lies in how the overall 24-seat Democratic advantage is explained.
If it is due to states like Washington, where an inevitable dilemma was resolved
for the majority, then the differential is inherent in the way House members are
elected. If it is due to states like Massachusetts, where the majority party went
beyond taking the swing seat and took at least one more seat as well, the Republicans
have a right to complain.
That question can now be addressed based on the official statistics of the
last Congressional election compiled by Benjamin Guthrie, the clerk of the House
of Representatives, and released last month.
The Democrats won 15 more seats than their percentage of the popular vote clearly
entitled them to, as in Massachusetts where they won two beyond the swing seat.
This resulted from gerrymanders in 10 states: Massachusetts, California, Florida,
Illinois, Michigan, New York, Oklahoma, Tennessee, Texas, and West Virginia. Only
Utah is gerrymandered to benefit Republicans, and it only gave them one extra
The remaining 10 seats of the 24-seat advantage are from a Washington-style
bias toward overrepresenting the majority in the House. In three-quarters of the
states, the majority party (usually Democrat) has a higher fraction of House seats
than of the popular vote.
In some states, the minority got the swing seat. But generally, the popular
vote would have entitled the majority party to only a small fraction more of a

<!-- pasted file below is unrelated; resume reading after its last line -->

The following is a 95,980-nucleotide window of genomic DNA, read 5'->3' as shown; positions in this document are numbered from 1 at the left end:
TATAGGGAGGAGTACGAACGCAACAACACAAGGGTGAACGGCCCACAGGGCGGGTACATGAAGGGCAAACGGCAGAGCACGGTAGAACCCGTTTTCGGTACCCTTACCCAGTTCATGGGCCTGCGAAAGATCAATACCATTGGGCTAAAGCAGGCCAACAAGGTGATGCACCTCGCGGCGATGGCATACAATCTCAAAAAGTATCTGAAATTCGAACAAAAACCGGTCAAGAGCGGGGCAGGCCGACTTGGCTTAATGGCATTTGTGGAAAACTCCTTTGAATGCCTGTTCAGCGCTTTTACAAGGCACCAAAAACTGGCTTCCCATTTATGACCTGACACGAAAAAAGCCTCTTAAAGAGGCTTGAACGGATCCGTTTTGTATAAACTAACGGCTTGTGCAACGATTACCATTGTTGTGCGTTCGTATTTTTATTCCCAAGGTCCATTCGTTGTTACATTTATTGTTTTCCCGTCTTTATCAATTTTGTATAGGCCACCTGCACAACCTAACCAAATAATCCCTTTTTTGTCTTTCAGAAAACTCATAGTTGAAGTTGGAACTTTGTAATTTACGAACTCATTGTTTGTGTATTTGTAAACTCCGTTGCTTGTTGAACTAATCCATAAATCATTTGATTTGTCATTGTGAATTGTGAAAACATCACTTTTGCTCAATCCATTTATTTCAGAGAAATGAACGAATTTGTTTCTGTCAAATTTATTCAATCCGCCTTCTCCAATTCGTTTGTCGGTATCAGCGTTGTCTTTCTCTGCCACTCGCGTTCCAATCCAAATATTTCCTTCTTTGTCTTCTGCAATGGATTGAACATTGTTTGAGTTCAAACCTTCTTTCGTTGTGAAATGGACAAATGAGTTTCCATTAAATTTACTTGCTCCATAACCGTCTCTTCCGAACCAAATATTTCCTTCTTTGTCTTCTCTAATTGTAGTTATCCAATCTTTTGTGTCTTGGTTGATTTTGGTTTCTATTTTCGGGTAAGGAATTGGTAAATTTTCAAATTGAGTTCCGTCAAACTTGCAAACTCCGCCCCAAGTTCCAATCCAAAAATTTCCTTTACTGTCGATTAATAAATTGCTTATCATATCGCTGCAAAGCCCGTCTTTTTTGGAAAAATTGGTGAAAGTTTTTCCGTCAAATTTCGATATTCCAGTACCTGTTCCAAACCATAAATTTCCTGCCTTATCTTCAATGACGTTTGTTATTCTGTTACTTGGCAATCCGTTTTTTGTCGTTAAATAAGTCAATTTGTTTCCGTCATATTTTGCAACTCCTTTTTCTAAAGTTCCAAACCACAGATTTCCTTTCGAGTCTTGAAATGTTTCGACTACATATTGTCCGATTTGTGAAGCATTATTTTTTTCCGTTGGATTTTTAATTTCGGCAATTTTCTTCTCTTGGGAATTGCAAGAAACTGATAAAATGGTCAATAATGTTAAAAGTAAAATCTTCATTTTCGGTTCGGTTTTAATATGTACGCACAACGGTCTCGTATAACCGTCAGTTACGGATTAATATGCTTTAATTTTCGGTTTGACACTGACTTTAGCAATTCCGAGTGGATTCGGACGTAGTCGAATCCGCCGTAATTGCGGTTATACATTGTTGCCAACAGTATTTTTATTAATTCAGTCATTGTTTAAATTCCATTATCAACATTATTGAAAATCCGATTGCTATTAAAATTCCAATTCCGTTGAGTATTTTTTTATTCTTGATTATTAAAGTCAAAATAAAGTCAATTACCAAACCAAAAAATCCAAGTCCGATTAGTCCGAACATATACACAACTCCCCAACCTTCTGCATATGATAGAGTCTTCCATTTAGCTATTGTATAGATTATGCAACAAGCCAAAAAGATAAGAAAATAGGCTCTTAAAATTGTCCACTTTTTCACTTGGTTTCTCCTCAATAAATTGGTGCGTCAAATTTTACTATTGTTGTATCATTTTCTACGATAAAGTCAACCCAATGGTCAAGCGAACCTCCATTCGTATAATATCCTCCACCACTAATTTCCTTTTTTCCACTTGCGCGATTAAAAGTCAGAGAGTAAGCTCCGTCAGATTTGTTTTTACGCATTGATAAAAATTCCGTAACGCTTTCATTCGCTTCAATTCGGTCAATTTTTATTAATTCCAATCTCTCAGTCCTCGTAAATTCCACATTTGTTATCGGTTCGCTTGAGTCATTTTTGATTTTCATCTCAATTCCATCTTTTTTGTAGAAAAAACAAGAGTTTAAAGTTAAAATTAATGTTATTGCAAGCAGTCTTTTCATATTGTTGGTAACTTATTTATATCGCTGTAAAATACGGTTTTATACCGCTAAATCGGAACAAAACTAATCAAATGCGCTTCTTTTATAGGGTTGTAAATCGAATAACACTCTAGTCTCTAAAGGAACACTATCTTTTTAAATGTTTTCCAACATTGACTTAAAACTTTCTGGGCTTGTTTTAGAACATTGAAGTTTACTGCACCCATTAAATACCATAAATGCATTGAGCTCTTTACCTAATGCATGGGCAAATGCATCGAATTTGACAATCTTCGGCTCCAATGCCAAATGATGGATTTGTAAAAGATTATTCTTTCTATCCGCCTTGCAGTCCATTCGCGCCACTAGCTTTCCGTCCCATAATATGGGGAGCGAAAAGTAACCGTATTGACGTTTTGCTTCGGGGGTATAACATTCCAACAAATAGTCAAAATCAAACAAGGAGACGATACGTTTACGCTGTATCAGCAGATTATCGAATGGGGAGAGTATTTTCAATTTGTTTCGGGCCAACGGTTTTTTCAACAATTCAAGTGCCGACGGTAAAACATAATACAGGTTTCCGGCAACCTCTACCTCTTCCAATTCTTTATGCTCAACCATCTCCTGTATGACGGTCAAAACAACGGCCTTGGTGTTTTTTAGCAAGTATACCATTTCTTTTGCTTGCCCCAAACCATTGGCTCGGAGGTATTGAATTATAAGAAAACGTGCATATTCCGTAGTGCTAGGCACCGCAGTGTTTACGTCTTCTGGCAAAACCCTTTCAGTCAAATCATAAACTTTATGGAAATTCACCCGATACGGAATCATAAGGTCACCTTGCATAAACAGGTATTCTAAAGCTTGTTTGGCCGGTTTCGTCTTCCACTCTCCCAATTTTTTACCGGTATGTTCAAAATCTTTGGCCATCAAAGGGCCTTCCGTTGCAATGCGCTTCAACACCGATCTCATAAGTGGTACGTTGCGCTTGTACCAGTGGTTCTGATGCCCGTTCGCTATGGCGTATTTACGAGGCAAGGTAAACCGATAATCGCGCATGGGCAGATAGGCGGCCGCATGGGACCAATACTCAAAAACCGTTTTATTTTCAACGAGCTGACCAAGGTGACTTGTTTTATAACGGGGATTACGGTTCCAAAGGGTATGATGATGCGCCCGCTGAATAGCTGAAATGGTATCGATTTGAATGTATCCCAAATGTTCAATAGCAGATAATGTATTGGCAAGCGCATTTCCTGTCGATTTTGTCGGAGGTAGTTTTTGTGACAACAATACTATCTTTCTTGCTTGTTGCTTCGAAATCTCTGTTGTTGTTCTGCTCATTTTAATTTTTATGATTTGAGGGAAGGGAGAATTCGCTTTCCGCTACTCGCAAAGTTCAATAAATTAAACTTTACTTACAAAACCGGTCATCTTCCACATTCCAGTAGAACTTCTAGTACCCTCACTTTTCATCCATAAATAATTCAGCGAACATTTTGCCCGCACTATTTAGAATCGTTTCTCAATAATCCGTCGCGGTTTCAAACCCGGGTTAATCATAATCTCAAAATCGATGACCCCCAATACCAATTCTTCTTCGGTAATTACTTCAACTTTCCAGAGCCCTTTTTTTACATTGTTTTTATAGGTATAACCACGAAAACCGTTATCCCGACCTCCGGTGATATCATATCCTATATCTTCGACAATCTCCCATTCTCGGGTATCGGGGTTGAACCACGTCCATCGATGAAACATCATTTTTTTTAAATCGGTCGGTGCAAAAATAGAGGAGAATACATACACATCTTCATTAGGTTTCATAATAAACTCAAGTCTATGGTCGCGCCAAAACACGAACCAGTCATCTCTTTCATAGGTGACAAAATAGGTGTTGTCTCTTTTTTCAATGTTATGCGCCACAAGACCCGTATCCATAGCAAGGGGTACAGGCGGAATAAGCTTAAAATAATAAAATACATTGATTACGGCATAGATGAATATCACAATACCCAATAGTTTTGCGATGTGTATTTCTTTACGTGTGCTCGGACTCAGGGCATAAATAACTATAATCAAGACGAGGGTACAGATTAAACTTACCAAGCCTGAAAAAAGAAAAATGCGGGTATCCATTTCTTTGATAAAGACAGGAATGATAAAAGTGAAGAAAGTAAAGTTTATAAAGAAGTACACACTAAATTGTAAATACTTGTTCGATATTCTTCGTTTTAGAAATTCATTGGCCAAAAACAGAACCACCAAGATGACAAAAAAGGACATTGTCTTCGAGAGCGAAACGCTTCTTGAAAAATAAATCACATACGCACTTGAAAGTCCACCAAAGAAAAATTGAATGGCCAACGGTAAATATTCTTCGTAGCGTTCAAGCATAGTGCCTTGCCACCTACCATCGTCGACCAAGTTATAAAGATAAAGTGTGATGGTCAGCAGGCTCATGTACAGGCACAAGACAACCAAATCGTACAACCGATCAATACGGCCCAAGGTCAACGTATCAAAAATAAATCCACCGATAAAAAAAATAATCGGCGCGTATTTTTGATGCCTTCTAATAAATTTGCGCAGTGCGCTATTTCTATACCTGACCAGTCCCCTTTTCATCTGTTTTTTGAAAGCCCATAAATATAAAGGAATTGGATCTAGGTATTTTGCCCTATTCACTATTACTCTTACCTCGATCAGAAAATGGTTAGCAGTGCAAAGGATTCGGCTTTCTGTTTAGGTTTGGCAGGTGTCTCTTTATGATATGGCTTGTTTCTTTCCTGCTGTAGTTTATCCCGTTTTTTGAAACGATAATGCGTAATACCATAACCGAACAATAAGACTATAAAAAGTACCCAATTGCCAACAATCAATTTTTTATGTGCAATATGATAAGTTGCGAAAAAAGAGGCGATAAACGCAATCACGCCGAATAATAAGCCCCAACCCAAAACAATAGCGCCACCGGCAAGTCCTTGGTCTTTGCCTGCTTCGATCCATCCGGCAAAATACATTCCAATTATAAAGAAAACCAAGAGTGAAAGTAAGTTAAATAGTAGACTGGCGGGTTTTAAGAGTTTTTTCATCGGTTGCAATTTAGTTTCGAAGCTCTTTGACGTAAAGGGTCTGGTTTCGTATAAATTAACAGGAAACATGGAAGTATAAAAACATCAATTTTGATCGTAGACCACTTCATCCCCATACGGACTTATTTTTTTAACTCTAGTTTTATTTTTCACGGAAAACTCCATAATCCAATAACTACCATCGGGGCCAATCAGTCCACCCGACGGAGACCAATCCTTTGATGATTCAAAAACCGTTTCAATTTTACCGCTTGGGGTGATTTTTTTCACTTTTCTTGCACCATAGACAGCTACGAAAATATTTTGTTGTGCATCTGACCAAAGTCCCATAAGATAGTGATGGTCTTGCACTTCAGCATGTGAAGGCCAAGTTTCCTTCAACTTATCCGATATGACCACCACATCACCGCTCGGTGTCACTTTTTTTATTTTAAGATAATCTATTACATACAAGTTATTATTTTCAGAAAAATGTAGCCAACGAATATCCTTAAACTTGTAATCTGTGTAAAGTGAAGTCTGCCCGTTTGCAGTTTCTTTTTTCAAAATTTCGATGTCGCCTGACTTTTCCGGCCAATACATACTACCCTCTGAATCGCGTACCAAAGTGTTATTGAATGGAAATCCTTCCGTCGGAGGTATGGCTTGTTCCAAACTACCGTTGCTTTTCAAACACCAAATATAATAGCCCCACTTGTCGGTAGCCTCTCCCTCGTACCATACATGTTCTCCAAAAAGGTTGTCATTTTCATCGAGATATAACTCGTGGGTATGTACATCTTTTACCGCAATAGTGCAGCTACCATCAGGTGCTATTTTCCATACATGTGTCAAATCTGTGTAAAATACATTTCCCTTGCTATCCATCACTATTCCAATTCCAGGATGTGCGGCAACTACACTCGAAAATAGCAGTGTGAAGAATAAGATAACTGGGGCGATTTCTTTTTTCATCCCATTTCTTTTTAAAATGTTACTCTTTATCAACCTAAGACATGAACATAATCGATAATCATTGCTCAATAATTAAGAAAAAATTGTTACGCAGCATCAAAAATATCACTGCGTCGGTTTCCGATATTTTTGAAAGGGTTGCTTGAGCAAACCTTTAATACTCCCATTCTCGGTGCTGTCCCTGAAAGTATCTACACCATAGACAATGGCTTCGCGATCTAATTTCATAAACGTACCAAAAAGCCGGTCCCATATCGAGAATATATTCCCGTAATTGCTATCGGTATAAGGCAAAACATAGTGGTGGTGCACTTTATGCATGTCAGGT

House seat than it actually got. Mississippi is typical. Based on popular vote,
the majority Democrats deserved 3.08 out of five seats, but the majority reasonably
ended up with three, rather than pushing to four out of five.
More than a quarter of the House seats the Democrats won nationally in gerrymandered
states were won in California. Republican House candidates won 50.5 percent of
the popular vote in 1984, but Democrats control the House delegation by 27-18.
The California Republicans deserve 22.7 House seats, at least four more than they
This conclusion is no surprise. The Mercury News commented editorially in September
1981, when Rep. Phil Burton proposed his gerrymander of the congressional districts,
that the plan would cut Republican House members from 21 to 17 while raising Democrats
from 22 to 28. Burton did a good and lasting job, if one appreciates a creative
synthesis of modern art and redistricting. Any majority-rule system balances on
a knife edge of 50-50 decisions. A system like the Electoral College or the House
that turns close popular votes into clear-cut decisions fills an important role
in helping society to accept the rule of majorities, even small majorities.
But there are clearly states -- like California -- where the Democrats have
taken advantage of past majorities and incumbency to stretch their numerical advantage
Republicans in a number of states, including California, have challenged redistricting
plans in courts, on ballot initiatives, and before state legislatures. These statistics
tend to show that despite the obvious stain of partisan self- interest in their
arguments, they have a credible case.